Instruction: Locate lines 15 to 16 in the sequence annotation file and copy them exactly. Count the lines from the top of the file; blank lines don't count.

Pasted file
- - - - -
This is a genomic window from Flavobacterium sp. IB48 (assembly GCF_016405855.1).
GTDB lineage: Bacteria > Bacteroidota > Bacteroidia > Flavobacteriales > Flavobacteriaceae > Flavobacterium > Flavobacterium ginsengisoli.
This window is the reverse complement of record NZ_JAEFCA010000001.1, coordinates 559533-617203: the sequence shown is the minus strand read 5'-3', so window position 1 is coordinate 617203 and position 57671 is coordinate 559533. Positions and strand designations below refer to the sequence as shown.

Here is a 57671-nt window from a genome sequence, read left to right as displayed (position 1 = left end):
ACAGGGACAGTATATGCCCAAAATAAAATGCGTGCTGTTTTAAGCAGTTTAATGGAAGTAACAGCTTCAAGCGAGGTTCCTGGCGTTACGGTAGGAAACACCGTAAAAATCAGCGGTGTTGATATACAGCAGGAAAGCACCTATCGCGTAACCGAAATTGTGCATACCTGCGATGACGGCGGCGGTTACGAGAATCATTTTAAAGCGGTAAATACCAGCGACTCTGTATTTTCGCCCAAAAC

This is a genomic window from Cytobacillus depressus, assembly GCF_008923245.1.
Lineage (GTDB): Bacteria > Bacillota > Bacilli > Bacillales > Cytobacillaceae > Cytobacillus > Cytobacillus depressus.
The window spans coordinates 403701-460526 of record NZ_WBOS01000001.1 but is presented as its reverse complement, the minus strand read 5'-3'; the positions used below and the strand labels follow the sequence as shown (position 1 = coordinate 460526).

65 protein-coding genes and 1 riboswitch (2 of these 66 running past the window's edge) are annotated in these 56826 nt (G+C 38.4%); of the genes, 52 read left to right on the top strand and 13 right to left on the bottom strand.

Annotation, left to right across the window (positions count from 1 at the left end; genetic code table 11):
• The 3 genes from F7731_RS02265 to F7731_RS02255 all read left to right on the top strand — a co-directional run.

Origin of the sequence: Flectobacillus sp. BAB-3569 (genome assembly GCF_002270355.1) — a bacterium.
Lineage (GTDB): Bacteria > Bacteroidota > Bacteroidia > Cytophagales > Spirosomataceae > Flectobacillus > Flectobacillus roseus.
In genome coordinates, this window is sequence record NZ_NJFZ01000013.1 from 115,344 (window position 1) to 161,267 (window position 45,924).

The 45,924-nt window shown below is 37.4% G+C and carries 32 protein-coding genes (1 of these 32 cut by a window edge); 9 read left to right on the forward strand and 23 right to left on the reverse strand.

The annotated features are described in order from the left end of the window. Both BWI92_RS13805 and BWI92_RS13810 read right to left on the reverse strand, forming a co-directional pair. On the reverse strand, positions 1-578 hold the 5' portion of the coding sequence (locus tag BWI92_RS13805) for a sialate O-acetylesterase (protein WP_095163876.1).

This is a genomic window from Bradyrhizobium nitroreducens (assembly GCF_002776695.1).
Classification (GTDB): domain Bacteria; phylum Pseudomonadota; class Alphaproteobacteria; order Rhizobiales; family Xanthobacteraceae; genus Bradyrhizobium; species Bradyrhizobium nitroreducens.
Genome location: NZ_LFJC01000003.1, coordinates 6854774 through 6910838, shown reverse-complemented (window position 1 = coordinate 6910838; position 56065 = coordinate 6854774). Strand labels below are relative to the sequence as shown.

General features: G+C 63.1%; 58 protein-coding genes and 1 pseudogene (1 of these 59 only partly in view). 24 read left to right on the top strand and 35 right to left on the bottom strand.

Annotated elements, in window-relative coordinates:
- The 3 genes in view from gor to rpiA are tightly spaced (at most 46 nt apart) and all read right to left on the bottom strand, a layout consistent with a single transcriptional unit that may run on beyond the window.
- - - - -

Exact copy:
The 45,924-nt window shown below is 37.4% G+C and carries 32 protein-coding genes (1 of these 32 cut by a window edge); 9 read left to right on the forward strand and 23 right to left on the reverse strand.

The annotated features are described in order from the left end of the window. Both BWI92_RS13805 and BWI92_RS13810 read right to left on the reverse strand, forming a co-directional pair. On the reverse strand, positions 1-578 hold the 5' portion of the coding sequence (locus tag BWI92_RS13805) for a sialate O-acetylesterase (protein WP_095163876.1).